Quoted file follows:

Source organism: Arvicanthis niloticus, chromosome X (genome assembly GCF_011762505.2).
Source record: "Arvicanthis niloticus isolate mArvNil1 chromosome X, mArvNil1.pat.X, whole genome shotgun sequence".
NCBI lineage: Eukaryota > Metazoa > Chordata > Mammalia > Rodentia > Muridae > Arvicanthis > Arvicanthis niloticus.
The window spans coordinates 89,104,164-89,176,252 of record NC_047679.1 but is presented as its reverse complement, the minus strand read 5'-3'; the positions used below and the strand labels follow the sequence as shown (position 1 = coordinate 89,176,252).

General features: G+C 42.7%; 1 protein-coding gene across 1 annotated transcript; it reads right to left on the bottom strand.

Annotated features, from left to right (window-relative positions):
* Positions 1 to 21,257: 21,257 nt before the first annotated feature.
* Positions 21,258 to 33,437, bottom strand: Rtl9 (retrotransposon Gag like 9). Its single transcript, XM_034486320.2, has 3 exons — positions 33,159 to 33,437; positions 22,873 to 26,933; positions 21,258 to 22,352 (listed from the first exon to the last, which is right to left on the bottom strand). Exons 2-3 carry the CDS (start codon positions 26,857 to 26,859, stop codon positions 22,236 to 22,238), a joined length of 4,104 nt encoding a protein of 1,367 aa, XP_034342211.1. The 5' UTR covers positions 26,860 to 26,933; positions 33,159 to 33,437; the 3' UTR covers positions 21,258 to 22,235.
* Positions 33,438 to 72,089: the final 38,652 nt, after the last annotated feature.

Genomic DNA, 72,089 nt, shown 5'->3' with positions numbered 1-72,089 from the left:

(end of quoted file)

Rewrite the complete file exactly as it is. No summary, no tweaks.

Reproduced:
Source organism: Arvicanthis niloticus, chromosome X (genome assembly GCF_011762505.2).
Source record: "Arvicanthis niloticus isolate mArvNil1 chromosome X, mArvNil1.pat.X, whole genome shotgun sequence".
NCBI lineage: Eukaryota > Metazoa > Chordata > Mammalia > Rodentia > Muridae > Arvicanthis > Arvicanthis niloticus.
The window spans coordinates 89,104,164-89,176,252 of record NC_047679.1 but is presented as its reverse complement, the minus strand read 5'-3'; the positions used below and the strand labels follow the sequence as shown (position 1 = coordinate 89,176,252).

General features: G+C 42.7%; 1 protein-coding gene across 1 annotated transcript; it reads right to left on the bottom strand.

Annotated features, from left to right (window-relative positions):
* Positions 1 to 21,257: 21,257 nt before the first annotated feature.
* Positions 21,258 to 33,437, bottom strand: Rtl9 (retrotransposon Gag like 9). Its single transcript, XM_034486320.2, has 3 exons — positions 33,159 to 33,437; positions 22,873 to 26,933; positions 21,258 to 22,352 (listed from the first exon to the last, which is right to left on the bottom strand). Exons 2-3 carry the CDS (start codon positions 26,857 to 26,859, stop codon positions 22,236 to 22,238), a joined length of 4,104 nt encoding a protein of 1,367 aa, XP_034342211.1. The 5' UTR covers positions 26,860 to 26,933; positions 33,159 to 33,437; the 3' UTR covers positions 21,258 to 22,235.
* Positions 33,438 to 72,089: the final 38,652 nt, after the last annotated feature.

Genomic DNA, 72,089 nt, shown 5'->3' with positions numbered 1-72,089 from the left: